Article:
A study by A.T. Kearney found in 2007 that airports generate half of their revenue in the "non-aviation" area – meaning all the offers which are not directly linked to flight operations. This includes retail, gastronomy, travel agencies, Duty-Free shops and airport terraces as well as marketing of commercial spaces, parking and other similar activities.
Shopping possibilities at airports in combination with gastronomic and service offers more and more resemble those in shopping malls. But airports have an essential advantage: They do not have to compete for customers. Their numbers have been rising for years because flying is becoming cheaper and cheaper and not something which is reserved for high earners. In July 2015 alone, more than 21.5 million passengers used the German airports.
This is exactly why airport operators have to make more of the retail spaces at their locations. The approaches to do this are very different and many airports do not fully harness their potential. One example to show the opposite would be the Munich airport which has already made itself ready for future customer needs when it comes to product range and customer service.
Those responsible have realized very early that an airport has to offer a different mixture of products than other retail locations. Regional offers play an important role here, like in the flagship store of online fashion retailer “Trachtenkult” which has been opened at the airport just in time for Oktoberfest.
Regionality will also gain in importance at international airports – after all, customers and passengers should always be able to see where exactly they are in the world. A feeling of interchangeability is the last thing an airport operator wants his customers to have.
In the Bavarian "Airport City" alone there are around 200 shops. Customers can experience many innovative retail ideas there which do not exist at other locations - regardless of whether they are on the landside or on the airside. It starts with combined online-offline offers. Like for retail in general, the combination of channels also plays an important role for at airports.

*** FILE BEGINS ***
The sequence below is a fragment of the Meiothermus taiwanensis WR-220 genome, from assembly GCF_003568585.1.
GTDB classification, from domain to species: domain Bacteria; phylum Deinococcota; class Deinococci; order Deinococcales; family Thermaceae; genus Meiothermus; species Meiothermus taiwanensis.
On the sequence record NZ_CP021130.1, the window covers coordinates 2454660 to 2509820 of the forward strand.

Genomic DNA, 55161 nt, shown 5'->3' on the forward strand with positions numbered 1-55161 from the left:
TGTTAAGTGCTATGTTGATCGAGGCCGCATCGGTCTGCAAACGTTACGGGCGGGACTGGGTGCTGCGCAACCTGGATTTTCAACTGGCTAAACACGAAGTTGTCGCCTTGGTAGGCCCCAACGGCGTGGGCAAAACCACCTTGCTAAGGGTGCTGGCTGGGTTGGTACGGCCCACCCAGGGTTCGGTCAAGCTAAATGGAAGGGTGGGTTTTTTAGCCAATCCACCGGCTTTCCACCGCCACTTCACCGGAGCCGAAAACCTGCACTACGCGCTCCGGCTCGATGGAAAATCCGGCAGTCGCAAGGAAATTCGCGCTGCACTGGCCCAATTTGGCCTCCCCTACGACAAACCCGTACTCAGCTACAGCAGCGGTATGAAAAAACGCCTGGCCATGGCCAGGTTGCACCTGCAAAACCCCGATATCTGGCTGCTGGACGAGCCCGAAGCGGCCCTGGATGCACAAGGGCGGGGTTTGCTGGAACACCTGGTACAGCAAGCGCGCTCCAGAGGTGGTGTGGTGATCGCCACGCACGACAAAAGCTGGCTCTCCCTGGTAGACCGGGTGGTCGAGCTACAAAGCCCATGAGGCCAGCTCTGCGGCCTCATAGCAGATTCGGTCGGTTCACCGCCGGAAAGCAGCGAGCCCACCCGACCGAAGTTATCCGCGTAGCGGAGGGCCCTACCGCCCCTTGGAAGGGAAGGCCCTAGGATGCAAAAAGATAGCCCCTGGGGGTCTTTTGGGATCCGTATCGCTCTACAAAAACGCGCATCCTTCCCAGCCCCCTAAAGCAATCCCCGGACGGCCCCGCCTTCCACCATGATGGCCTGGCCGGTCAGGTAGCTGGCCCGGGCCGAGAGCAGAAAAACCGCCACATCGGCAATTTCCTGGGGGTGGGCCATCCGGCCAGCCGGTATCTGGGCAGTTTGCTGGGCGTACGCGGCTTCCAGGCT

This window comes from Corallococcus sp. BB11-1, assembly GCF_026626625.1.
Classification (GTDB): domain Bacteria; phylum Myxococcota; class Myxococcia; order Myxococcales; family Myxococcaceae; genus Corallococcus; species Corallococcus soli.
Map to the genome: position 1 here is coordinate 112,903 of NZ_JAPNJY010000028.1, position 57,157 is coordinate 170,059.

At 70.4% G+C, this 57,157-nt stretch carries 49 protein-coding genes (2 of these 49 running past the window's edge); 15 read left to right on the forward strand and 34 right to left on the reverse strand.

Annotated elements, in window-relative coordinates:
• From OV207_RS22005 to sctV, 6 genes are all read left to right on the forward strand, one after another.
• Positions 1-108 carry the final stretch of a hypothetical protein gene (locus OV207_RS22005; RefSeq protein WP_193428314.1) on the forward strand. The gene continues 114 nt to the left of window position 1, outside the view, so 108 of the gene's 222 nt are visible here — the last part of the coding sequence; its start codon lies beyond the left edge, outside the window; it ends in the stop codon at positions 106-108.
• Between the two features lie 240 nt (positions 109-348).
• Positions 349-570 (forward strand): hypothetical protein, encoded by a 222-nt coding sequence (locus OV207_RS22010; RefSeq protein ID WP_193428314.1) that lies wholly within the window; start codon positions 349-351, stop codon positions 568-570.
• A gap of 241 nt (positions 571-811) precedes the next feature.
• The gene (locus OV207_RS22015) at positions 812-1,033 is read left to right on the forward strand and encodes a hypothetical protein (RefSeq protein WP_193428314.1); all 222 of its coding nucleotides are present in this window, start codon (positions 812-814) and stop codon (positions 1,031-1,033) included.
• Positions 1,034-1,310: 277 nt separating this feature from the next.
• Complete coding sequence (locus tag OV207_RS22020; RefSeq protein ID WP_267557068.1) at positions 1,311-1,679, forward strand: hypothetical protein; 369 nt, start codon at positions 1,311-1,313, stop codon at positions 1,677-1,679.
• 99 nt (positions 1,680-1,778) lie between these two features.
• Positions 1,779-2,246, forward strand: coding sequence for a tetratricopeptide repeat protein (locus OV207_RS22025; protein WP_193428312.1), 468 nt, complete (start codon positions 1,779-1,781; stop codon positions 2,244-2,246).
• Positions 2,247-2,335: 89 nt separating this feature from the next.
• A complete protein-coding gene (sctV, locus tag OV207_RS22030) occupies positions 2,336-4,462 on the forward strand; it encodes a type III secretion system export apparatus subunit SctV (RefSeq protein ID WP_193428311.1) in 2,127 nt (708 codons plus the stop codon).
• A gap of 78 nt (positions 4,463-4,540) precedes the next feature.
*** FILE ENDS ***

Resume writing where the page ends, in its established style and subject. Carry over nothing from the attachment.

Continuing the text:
In the online shop of "emmasbox" customers can order food packages which are packed at the airport's own EDEKA supermarket shop and can be collected at a pick-up point with a code provided via SMS or eMail. A great advantage especially for commuters.
Another offer is "Shop & Store": Customers can buy and store their purchases free of charge to collect them after the flight back. With this offer, customers do not have to limit their purchases to the products they can take with them during the flight. And the service goes further: A vending machine provides coupons for all retail and gastronomic outlets in the airport. What's more there is also three hours of free parking for shoppers.
Frankfurt Airport (the biggest airport in Germany) also offers a new store concept with click&collect service and an online shop: The product range of European top brands from the "Tripidi" shop can be looked up online and reserved for collection in the airport's public area.
By using touch screens and other digital solutions, information sources for passengers and shoppers can also be better distributed throughout the terminals and be adapted to the visitor’s needs. Heathrow in London for example provides tablets in the whole airport which visitors can use to browse the web and research flight information. And well oriented visitors reach their destination more quickly and thus have more time to shop at the stores in the airport.
Making the airport more individual and creating offers which can be used by all customers is key to creating an incentive for am longer stay at the airport. This is the basis for a further positive development for retail at airports – and thus the only way to harness their full potential for increased profitability.